Having lingered a little too long at a Scottish outfitter’s booth learning about the art of falconry, I assumed I’d be relegated to the overflow arena of the Pennsylvania Farm Show Complex, where Donald Trump was addressing attendees of the NRA’s Great American Outdoor Show last night. I was surprised to learn from a friendly security guard, however, that there were said to be some seats still available in the nosebleeds of the main arena. I tried my luck at the handiest entrance, and a kind man with a cane and his three companions all stood up and made way for me to sit in a prime seat.
In addition to being way less crowded (the nosebleeds were empty, and there were ample seats down below, maybe because most show attendees were packing and couldn’t make it through Secret Service security?), the mood also seemed more subdued than other Trump events I’ve attended. It could have been because this demographic is accustomed to sitting stone-still in hunting blinds for hours on end and are naturally more reserved and patient, but aside from two visors with Trump wigs attached, I didn’t notice much in the way of bodacious MAGA regalia. These people seemed to be attending the event out of a sense of duty rather than eagerness. Or it could have been the music — a dramatic ballad from the Cats soundtrack first, followed by something operatic, followed by a series of Elvis B-sides didn’t help to get the crowd jazzed.
Then the new president of the NRA — someone named Cotton, with an accent to match — came out to introduce the former president, and “We want Trump!” erupted as a brief and feeble chant. Then the man himself appeared and stood stiffly like a stage actor in his blocking position for the duration of “God Bless the USA,” which seems a lot longer than three minutes when all you have to do is stare at a man people are taking pictures of with their cellphones.
The speech itself was run-of-the-mill, and Trump seemed worn out, like an aging coach trying to rally his team for the championship when his soul longs for retirement (in fact, at least twice, Trump pointed out that he didn’t have to run for president; he could be enjoying his Saturday afternoons in peace). He made jokes — “we only have a forty-two-point lead” in South Carolina — bragged about himself — “I was right about everything; I was right about Joe Biden” — but he tended to ramble and was less convinced of himself. Distracted. Going through the motions.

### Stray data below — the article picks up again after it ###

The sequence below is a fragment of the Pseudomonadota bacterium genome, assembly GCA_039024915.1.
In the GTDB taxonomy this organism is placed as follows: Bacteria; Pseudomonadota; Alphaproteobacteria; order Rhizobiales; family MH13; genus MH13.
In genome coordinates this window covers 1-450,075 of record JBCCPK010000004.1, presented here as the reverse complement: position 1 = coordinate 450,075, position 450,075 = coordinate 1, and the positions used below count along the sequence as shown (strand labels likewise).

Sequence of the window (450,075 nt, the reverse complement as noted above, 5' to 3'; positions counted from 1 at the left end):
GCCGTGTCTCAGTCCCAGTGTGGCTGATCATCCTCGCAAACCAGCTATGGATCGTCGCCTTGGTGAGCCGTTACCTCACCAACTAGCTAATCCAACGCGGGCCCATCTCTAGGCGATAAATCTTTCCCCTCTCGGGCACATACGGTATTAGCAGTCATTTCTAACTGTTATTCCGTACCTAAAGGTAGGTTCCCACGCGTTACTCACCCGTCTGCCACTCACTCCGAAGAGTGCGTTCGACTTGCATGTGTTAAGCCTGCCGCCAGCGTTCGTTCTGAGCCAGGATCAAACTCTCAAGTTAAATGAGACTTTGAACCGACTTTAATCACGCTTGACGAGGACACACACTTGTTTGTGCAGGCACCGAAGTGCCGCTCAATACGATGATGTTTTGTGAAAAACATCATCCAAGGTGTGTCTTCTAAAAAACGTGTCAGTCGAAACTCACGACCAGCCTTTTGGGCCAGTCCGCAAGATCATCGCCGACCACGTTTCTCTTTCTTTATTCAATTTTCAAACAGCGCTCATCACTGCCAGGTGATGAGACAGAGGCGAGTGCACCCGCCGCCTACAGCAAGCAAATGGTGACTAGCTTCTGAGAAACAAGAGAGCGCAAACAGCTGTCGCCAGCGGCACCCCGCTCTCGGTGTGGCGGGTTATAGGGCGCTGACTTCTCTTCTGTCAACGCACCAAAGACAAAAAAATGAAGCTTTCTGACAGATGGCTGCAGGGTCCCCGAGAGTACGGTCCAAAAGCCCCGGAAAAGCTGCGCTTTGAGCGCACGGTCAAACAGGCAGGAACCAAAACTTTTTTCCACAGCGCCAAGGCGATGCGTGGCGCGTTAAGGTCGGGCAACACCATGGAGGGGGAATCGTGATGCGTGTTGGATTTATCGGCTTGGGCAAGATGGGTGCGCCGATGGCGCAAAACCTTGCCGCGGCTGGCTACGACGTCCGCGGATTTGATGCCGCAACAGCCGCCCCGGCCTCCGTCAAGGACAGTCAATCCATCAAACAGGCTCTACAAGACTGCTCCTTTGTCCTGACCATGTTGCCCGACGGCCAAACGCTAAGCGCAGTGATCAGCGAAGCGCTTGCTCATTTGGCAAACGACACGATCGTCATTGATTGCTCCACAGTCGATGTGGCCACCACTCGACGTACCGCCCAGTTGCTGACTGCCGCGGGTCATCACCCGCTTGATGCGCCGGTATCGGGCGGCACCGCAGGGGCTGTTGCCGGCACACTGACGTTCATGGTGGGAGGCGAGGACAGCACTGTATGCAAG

As did the audience. They weren’t overly captivated, and many drifted out early like antsy churchgoers who showed their support and checked the box and were eager to get it over with and go eat somewhere nice. The sixty-something guy to my right was scrolling through Facebook. “Are you bored?” I asked. “No!” he insisted. “I’ve just heard him say this stuff over and over.”
The stuff he said over and over was also more all over the place than usual. He said at one point, “I don’t know what’s going on with Catholics, but they’re being treated very badly. Very, very badly,” and sometime later spoke about how much he loved the German Shepherds who sniffed out drugs at the Mexican border. It was as if he was giving himself a pep talk, reminding himself of his accomplishments, with special attention to the Second Amendment. He kept gun dealers open as “critical infrastructure” during Covid, remember that?! Oh and he also opened up public lands. And by the way, his sons love hunting and the great outdoors. “They love it, and it’s good for them,” Trump reflected, forcing himself to add for humor’s sake that he has often wondered when his boys would ever come back from their wilderness excursions.
Trump began his speech by talking about “when” we take back the White House. Later on, in an uncharacteristic shift from egomania, he said he didn’t like to say “when,” but “if,” because there is still work to be done, then he finally settled on, “if and when” we win.
The “not bored” social media man to my right determined it was a good speech, and anyway, we can’t have Biden again no matter what. I asked a guy on the exit escalator what he made of the speech. “I liked it,” he said, “Trump seems more… polished” than he has other speeches. “Well, he’s a politician now,” the man reasoned.
Trump is a politician now. He’s also pushing eighty years old, and, as the Atlantic is gleefully tracking for us, is facing “ninety-one felony counts across two state courts and two different federal districts, any of which could potentially produce a prison sentence.” Like the rest of us, 45 is exhausted by the political rigamarole and just wants to go eat somewhere nice already. The good news is, his competition, for now anyway, checked out after the Senior Early Bird Special.